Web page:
0124-15 New York Times Crossword Answers 24 Jan 15, Saturday

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CROSSWORD SETTER: Kevin G. Der
THEME: None
BILL BUTLER’S COMPLETION TIME: 27m 05s
ANSWERS I MISSED: 0

Today’s Wiki-est, Amazonian Googlies
Across

17. Hungarian liqueur sold in green bottles : UNICUM
Unicum is a herbal liqueur from Hungary that is usually drink before or after a meal. The list of over forty herbs used in the beverage’s production is kept a closely guarded secret.

18. Ancient Moorish palace in Granada : ALHAMBRA
Alhambra is a magnificent fortress and palace in Granada, Andalusia in the south of Spain. The large complex was completed in the 14th century in the days when the Moors ruled Andalusia.

21. Vandal, e.g. : DEFILER
A “vandal” is someone who destroys some beautiful or valuable. The term comes from the Germanic tribe called the Vandals who sacked Rome in the year 455. Our contemporary term “vandalism” was coined by Henri Grégoire in 1794, when he was describing the destruction of artwork during the French Revolution.

23. Reached quickly, quickly? : IMED
One might reach someone quickly by sending an instant message, and “instant message” is written quickly using the abbreviation “IM”.

Even though instant messaging (sending IMs) has been around since the 1960s, it was AOL who popularized the term “instant message” in the eighties and nineties.

25. Meaningful language unit : LEXEME
“Lexeme” is a term from linguistics. A lexeme is a fundamental unit in a language, a set of forms of a particular word e.g. the lexeme “find” contains the forms “find, finds, found, finding.”

28. Radar-using org. : FAA
The Federal Aviation Administration (FAA) was set up in 1958 (as the Federal Aviation Agency). The agency was established at that particular time largely in response to an increasing number of midair collisions. The worst of these disasters had taken place two years earlier over the Grand Canyon, a crash between two commercial passenger airplanes that resulted in 128 fatalities.

29. Flamed out at a casino, say : LOST ONE’S SHIRT
The “casino” originated in the 1700s, first describing a public room for music or dancing. The name “casino” is a diminutive of “casa” meaning “house”.

35. Green on the screen : EVA
Despite the English sounding name, Eva Green is a French actress. Green played Bond girl Vesper Lynd in the 2006 movie “Casino Royale”, opposite Daniel Craig.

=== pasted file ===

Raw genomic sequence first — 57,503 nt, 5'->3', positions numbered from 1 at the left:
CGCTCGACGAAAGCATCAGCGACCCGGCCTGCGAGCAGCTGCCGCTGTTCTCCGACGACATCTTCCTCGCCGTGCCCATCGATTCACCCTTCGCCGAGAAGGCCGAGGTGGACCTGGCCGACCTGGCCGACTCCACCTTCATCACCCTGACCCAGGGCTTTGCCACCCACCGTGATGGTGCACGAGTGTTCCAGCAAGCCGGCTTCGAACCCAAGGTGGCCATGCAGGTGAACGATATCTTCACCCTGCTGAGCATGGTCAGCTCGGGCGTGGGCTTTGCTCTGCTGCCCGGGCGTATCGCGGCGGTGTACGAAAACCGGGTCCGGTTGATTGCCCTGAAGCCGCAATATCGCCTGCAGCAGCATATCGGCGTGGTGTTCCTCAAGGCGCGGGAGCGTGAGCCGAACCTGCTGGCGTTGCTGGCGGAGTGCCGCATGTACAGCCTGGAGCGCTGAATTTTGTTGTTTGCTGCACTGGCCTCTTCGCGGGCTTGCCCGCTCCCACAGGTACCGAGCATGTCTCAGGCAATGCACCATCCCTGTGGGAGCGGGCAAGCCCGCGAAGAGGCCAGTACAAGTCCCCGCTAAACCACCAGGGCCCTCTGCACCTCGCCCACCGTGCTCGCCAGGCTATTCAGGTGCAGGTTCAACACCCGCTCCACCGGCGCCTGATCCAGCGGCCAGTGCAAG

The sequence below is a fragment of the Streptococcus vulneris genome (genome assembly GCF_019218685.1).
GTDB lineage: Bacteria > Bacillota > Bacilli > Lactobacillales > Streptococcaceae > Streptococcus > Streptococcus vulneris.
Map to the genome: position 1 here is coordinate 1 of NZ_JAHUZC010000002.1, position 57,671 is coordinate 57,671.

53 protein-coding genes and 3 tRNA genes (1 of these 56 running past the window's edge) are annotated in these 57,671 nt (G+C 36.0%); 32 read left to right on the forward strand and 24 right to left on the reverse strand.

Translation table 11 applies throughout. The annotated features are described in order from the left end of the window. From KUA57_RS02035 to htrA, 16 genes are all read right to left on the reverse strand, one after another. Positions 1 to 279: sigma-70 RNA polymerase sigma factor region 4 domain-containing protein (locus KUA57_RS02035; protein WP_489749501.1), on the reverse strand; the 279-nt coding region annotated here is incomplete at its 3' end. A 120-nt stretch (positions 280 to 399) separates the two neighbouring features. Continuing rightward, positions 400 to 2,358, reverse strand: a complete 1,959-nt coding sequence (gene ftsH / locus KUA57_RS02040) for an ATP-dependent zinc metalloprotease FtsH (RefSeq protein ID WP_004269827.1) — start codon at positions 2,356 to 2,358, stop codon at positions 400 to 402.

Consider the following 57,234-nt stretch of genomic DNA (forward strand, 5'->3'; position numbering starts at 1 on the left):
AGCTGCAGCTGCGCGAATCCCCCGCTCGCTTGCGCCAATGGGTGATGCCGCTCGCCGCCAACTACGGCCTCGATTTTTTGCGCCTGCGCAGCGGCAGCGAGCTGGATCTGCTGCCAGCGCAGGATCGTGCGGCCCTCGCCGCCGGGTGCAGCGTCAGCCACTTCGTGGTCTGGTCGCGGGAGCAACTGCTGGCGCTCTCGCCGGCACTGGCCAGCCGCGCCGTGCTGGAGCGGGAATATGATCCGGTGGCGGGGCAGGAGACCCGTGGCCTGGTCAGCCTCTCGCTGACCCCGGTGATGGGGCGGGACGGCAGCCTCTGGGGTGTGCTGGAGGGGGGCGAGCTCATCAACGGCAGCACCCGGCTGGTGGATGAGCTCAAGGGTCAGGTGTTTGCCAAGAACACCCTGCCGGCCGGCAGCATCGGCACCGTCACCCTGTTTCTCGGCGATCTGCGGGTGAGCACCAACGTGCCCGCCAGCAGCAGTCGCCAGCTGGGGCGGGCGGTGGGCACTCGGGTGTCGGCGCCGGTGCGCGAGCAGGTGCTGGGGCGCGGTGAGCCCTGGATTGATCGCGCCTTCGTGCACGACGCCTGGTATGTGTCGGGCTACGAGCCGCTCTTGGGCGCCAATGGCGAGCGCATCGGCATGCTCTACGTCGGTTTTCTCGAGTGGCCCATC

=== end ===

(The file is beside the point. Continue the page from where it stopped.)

36. Voiced, in phonetics : SONANT
In phonetics, a sonant consonant is one that is voiced, as opposed to a surd constant, which is not.

37. Crunch producer : NESTLE
The Nestlé Crunch candy bar was introduced way back in 1937.

42. German-born photographer Barth : UTA
Uta Barth is a Californian photographer who was born in Berlin, Germany.

45. Requirement of Mormonism : TITHING
A tithe is a traditional payment of one tenth of a person’s annual income and is usually given to a church. Tithing is a practice taught in many traditions, and according to a 2002 survey, about 3% of American adults donate 10% or more of their income to a church.

47. Fragrant Clorox brand : PINE-SOL
Pine-Sol first came on the market in 1929, and is a cleaner based on pine oil.

51. Cushiony fabric : VELURE
Velour (also “velure”) is a plush, knitted textile traditionally made from cotton. Velour has the feel of velvet combined with the stretchiness of a knit fabric.

53. Food item whose name means, literally, “lightning” : ECLAIR
The name for the pastry known as an éclair is clearly French in origin. The French word for lightning is “éclair”, but no one seems to be too sure how it came to be used for the rather delicious bakery item.

54. Washington athlete : HOYA
The athletic teams of Georgetown University are known as the Hoyas. The name is derived from “Hoya Saxa”, a traditional cheer yelled out at Georgetown games as far back as 1893. The term is a mixture of Greek and Latin, with the Greek word “hoya” meaning “such” or “what”, and “saxa” translating from Latin as “rocks” or “small stones”. The cheer is usually rendered in English as “what rocks!”.

56. Like an atrium : SKYLIT
In modern architecture an atrium (plural “atria” or “atriums”) is a large open space usually in the center of a building and extending upwards to the roof. The original atrium was an open court in the center of an Ancient Roman house. One could access most of the enclosed rooms of the house from the atrium.

Down
2. Person who might ask “Did you hear …?” : YENTA
Yenta (also “Yente”) is actually a female Yiddish name. In Yiddish theater “yenta” came to mean a busybody.

3. Given name of Augustus and Caligula : GAIUS
Gaius Octavius Thurinus (often called Octavian) was the adopted son of Gaius Julius Caesar. After Julius Caesar was assassinated, Octavian came to power in Rome and teamed up with Mark Antony and Marcus Aemilius Lepidus in what was called the Second Triumvirate. When the triumvirate fell apart, especially after Antony’s defeat at Actium, Octavian became more powerful within the Roman Republic. Several years later he wrested sufficient power from the Roman Senate to end the Republic and begin the Roman Empire. As the first Emperor of Rome, Octavian was given the name Caesar Augustus. The month of August, originally called “Sextilis” in Latin, was renamed in honor of Augustus.

Caligula was emperor of Rome after Tiberius, and before Claudius. “Caligula” was actually a nickname for Gaius Germanicus. Gaius’s father was a successful general in the Roman army and his soldiers called young Gaius “Caligula”, meaning “little soldier’s boot”.

7. Like : A LA
The phrase “in the style of” can be translated in “alla” in Italian and “à la” in French.